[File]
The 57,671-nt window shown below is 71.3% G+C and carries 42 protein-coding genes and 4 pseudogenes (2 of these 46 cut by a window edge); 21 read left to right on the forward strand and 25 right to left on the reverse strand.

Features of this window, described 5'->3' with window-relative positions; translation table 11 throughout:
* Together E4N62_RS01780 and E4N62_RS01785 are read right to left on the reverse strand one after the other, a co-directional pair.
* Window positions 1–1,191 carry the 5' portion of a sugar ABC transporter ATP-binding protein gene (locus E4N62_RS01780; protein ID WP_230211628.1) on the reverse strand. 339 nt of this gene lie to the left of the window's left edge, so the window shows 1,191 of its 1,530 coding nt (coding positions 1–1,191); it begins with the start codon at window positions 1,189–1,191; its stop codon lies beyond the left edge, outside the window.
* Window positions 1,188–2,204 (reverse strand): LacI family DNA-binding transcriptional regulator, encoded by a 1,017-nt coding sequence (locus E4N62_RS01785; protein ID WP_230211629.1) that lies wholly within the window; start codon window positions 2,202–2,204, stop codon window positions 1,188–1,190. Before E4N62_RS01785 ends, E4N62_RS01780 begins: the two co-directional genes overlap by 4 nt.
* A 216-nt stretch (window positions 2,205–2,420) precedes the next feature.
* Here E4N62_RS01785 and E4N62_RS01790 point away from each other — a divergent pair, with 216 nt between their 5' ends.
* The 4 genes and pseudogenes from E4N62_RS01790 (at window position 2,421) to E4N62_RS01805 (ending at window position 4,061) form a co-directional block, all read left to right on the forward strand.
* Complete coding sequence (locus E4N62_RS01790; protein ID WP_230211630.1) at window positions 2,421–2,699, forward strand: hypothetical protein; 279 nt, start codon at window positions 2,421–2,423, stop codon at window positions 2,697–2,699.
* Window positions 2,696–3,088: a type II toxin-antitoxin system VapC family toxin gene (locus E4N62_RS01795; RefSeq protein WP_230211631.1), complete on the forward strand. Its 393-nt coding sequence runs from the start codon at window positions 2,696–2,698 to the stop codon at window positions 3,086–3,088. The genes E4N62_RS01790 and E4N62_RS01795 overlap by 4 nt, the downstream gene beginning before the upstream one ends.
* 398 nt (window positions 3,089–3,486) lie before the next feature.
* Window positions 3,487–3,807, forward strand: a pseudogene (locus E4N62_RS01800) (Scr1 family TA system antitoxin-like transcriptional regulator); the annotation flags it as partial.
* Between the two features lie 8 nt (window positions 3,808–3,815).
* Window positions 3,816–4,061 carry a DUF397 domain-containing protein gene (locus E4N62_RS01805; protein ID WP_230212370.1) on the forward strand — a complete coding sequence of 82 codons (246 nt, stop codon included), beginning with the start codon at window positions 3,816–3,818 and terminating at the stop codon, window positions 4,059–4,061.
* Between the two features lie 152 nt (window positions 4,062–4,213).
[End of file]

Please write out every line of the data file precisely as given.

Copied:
The 57,671-nt window shown below is 71.3% G+C and carries 42 protein-coding genes and 4 pseudogenes (2 of these 46 cut by a window edge); 21 read left to right on the forward strand and 25 right to left on the reverse strand.

Features of this window, described 5'->3' with window-relative positions; translation table 11 throughout:
* Together E4N62_RS01780 and E4N62_RS01785 are read right to left on the reverse strand one after the other, a co-directional pair.
* Window positions 1–1,191 carry the 5' portion of a sugar ABC transporter ATP-binding protein gene (locus E4N62_RS01780; protein ID WP_230211628.1) on the reverse strand. 339 nt of this gene lie to the left of the window's left edge, so the window shows 1,191 of its 1,530 coding nt (coding positions 1–1,191); it begins with the start codon at window positions 1,189–1,191; its stop codon lies beyond the left edge, outside the window.
* Window positions 1,188–2,204 (reverse strand): LacI family DNA-binding transcriptional regulator, encoded by a 1,017-nt coding sequence (locus E4N62_RS01785; protein ID WP_230211629.1) that lies wholly within the window; start codon window positions 2,202–2,204, stop codon window positions 1,188–1,190. Before E4N62_RS01785 ends, E4N62_RS01780 begins: the two co-directional genes overlap by 4 nt.
* A 216-nt stretch (window positions 2,205–2,420) precedes the next feature.
* Here E4N62_RS01785 and E4N62_RS01790 point away from each other — a divergent pair, with 216 nt between their 5' ends.
* The 4 genes and pseudogenes from E4N62_RS01790 (at window position 2,421) to E4N62_RS01805 (ending at window position 4,061) form a co-directional block, all read left to right on the forward strand.
* Complete coding sequence (locus E4N62_RS01790; protein ID WP_230211630.1) at window positions 2,421–2,699, forward strand: hypothetical protein; 279 nt, start codon at window positions 2,421–2,423, stop codon at window positions 2,697–2,699.
* Window positions 2,696–3,088: a type II toxin-antitoxin system VapC family toxin gene (locus E4N62_RS01795; RefSeq protein WP_230211631.1), complete on the forward strand. Its 393-nt coding sequence runs from the start codon at window positions 2,696–2,698 to the stop codon at window positions 3,086–3,088. The genes E4N62_RS01790 and E4N62_RS01795 overlap by 4 nt, the downstream gene beginning before the upstream one ends.
* 398 nt (window positions 3,089–3,486) lie before the next feature.
* Window positions 3,487–3,807, forward strand: a pseudogene (locus E4N62_RS01800) (Scr1 family TA system antitoxin-like transcriptional regulator); the annotation flags it as partial.
* Between the two features lie 8 nt (window positions 3,808–3,815).
* Window positions 3,816–4,061 carry a DUF397 domain-containing protein gene (locus E4N62_RS01805; protein ID WP_230212370.1) on the forward strand — a complete coding sequence of 82 codons (246 nt, stop codon included), beginning with the start codon at window positions 3,816–3,818 and terminating at the stop codon, window positions 4,059–4,061.
* Between the two features lie 152 nt (window positions 4,062–4,213).